Confession of sin in ancient Israel did not mean unravelling a lengthy laundry-list of personal peccadilloes, with the result that worship of God was turned into a narcissistic reflection on the self. Confession of sin in ancient Israel was a God-centred act of worship that included praise and thanksgiving. Confession of sin often meant recalling God’s gracious deeds for an ungrateful Israel, a humble admission that one was a member of this sinful people, a recounting of the infidelities and apostasies of Israel from early on down to one’s own day, and a final resolve to change and be different from one’s ancestors. Even apart from the question of one’s particular personal sins, one was part of this history of sin simply because one was part of this people.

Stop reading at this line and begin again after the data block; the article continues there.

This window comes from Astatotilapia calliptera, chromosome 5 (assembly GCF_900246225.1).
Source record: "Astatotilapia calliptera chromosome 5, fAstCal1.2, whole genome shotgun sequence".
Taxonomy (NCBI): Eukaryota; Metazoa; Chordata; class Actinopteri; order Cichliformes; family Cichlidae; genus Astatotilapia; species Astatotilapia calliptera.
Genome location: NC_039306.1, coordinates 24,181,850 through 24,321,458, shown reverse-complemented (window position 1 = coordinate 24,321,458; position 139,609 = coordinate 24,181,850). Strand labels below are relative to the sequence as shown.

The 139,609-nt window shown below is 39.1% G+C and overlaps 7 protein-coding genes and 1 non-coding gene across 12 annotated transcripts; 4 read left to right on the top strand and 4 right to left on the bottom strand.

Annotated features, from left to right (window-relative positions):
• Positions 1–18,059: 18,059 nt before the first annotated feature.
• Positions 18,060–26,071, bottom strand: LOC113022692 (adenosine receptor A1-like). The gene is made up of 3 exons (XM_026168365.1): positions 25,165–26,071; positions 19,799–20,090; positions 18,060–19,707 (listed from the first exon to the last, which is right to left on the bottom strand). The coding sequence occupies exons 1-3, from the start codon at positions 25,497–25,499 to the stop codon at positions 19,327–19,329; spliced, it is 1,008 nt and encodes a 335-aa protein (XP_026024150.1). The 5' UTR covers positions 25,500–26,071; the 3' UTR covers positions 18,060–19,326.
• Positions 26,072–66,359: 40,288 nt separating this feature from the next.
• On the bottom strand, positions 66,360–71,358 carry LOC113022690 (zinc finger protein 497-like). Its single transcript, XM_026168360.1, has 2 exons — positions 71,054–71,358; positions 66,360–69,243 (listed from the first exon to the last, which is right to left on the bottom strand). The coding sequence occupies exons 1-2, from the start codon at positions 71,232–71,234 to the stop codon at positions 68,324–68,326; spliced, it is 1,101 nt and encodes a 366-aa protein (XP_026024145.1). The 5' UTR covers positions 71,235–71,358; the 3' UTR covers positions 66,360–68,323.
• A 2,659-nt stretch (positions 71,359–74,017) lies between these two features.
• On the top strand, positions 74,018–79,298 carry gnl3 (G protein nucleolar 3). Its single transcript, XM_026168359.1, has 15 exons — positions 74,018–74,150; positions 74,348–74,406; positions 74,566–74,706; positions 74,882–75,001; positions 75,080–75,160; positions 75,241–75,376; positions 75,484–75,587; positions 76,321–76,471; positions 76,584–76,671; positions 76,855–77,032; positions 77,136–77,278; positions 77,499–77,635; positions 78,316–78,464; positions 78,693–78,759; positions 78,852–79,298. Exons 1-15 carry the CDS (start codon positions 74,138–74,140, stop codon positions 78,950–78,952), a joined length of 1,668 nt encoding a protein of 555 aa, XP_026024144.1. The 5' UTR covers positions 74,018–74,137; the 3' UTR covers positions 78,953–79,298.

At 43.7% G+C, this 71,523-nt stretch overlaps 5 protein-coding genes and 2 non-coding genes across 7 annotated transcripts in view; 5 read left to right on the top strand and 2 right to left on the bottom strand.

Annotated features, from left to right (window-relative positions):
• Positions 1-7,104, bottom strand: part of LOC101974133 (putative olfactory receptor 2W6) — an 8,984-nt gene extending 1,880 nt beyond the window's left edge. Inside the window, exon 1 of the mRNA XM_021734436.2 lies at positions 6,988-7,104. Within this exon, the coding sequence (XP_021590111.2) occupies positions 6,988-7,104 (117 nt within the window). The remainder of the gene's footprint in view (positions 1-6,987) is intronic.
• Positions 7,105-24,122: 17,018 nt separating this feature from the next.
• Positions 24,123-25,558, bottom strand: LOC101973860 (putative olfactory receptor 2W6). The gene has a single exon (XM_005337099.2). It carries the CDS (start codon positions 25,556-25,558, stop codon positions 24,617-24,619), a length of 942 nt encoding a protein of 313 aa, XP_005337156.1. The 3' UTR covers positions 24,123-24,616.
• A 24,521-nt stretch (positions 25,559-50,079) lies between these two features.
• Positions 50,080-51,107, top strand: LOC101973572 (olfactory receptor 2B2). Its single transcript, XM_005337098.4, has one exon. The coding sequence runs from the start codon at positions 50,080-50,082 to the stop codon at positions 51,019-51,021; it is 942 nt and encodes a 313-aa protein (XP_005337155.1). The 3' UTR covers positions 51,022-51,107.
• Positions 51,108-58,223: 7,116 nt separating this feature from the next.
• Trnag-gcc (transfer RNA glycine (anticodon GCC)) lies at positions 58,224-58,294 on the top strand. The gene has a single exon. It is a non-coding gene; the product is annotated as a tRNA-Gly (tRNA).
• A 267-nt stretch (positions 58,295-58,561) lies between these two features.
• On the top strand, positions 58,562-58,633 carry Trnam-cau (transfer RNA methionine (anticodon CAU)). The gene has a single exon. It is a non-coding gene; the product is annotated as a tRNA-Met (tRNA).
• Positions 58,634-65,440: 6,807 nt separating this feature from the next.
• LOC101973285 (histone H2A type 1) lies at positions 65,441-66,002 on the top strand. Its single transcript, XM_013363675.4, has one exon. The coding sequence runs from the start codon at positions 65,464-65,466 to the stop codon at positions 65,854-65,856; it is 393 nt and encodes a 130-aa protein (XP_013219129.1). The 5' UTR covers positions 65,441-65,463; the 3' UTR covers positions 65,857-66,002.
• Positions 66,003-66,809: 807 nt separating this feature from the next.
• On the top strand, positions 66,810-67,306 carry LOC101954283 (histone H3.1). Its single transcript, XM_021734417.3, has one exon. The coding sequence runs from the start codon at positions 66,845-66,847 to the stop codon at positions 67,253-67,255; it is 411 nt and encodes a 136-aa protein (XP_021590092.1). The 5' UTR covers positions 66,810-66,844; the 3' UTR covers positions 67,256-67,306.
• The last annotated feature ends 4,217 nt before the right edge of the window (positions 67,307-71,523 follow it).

In some cases, the great prayers confessing apostasy in the Old Testament are uttered by religious individuals who actually have taken no personal part in the nation’s apostasy, though they deeply feel their involvement in the deeds and fate of the people of Israel, from whom they draw their identity. This is the case, for example, with the deeply moving confessional prayers of Ezra [Ezra 9:6-15; Neh 9:6-37].
 Meier, Marginal Jew II, 113–14